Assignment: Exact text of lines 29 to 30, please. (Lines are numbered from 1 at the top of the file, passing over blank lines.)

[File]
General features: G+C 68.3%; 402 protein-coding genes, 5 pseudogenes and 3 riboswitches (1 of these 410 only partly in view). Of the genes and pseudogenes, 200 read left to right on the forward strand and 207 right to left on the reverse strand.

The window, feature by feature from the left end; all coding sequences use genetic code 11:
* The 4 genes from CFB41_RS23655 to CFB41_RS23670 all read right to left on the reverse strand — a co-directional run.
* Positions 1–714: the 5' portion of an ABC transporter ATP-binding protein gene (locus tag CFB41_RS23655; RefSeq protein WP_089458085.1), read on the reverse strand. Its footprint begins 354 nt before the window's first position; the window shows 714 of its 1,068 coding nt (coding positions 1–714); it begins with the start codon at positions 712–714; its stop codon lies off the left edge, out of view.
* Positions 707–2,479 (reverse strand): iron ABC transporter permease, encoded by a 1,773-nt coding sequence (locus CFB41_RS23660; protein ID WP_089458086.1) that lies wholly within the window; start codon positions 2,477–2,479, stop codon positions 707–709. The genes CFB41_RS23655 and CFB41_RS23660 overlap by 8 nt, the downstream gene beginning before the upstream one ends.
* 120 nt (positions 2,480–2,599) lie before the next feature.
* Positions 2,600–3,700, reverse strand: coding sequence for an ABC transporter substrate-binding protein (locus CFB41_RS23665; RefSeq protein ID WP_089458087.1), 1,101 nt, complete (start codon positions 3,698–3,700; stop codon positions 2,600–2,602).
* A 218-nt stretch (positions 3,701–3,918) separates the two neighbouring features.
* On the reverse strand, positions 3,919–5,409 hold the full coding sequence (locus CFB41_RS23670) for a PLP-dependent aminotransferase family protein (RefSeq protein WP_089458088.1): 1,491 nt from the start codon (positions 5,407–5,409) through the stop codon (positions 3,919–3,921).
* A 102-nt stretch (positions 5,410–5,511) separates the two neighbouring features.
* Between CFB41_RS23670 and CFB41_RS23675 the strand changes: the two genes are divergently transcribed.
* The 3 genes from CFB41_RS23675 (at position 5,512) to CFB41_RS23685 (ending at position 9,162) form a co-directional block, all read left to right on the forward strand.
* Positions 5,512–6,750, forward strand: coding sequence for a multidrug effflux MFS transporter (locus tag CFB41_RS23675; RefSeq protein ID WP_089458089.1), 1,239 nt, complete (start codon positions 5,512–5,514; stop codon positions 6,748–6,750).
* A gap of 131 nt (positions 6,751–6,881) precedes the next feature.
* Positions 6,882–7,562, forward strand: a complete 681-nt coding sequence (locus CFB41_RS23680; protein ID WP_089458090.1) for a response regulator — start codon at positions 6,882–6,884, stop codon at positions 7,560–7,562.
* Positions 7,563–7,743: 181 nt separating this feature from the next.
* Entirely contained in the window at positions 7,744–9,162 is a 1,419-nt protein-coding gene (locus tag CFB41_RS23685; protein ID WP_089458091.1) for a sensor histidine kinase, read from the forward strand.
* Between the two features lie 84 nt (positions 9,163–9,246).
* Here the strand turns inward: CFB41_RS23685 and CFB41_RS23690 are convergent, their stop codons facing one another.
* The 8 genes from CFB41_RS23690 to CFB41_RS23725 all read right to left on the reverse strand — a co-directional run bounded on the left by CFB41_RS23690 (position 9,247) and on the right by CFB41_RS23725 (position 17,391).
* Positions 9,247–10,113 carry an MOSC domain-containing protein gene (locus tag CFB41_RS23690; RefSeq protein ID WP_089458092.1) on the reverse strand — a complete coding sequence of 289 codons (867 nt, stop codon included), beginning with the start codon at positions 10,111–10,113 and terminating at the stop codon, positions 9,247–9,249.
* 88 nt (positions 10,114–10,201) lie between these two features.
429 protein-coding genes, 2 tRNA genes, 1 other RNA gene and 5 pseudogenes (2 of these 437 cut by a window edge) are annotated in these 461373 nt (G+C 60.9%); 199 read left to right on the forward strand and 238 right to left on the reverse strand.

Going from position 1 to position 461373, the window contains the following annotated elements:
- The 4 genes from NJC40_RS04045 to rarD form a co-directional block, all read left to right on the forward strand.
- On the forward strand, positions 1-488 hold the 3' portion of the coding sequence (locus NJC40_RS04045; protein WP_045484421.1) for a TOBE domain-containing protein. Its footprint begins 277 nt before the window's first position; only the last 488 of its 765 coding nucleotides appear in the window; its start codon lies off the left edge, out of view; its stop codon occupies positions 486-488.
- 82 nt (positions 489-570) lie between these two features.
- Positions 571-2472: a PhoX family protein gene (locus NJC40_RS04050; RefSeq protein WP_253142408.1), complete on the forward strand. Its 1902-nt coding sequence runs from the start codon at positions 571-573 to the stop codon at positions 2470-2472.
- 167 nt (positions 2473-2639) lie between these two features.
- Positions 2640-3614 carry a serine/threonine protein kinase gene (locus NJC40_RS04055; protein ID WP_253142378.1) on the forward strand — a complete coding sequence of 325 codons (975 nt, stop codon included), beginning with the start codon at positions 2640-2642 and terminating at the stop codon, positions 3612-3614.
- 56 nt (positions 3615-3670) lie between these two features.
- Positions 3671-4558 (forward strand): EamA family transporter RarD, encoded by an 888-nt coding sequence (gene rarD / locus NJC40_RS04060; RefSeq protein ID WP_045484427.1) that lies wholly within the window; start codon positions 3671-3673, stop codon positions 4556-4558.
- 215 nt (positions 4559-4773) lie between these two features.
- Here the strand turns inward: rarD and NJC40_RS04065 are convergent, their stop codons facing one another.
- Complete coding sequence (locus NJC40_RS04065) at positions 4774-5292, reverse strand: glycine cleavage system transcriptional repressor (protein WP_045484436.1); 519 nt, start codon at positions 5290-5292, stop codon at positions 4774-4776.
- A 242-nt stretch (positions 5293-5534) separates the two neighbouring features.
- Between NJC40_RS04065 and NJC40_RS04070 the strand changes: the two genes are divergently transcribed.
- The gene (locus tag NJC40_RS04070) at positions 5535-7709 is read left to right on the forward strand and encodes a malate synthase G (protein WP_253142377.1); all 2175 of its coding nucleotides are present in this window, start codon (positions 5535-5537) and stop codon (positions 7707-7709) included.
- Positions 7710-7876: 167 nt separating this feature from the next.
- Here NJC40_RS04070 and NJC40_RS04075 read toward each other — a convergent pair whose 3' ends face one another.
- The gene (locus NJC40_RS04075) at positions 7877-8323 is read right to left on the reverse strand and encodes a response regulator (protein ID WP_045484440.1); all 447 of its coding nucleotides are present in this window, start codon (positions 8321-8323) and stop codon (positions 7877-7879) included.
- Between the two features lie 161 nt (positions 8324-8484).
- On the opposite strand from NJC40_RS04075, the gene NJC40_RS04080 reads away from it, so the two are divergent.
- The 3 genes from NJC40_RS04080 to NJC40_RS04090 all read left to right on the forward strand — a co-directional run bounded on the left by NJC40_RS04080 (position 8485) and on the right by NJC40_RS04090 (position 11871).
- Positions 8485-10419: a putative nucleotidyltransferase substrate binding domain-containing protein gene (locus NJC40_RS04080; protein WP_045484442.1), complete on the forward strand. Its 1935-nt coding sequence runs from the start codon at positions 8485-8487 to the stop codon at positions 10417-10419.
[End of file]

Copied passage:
- 167 nt (positions 2473-2639) lie between these two features.
- Positions 2640-3614 carry a serine/threonine protein kinase gene (locus NJC40_RS04055; protein ID WP_253142378.1) on the forward strand — a complete coding sequence of 325 codons (975 nt, stop codon included), beginning with the start codon at positions 2640-2642 and terminating at the stop codon, positions 3612-3614.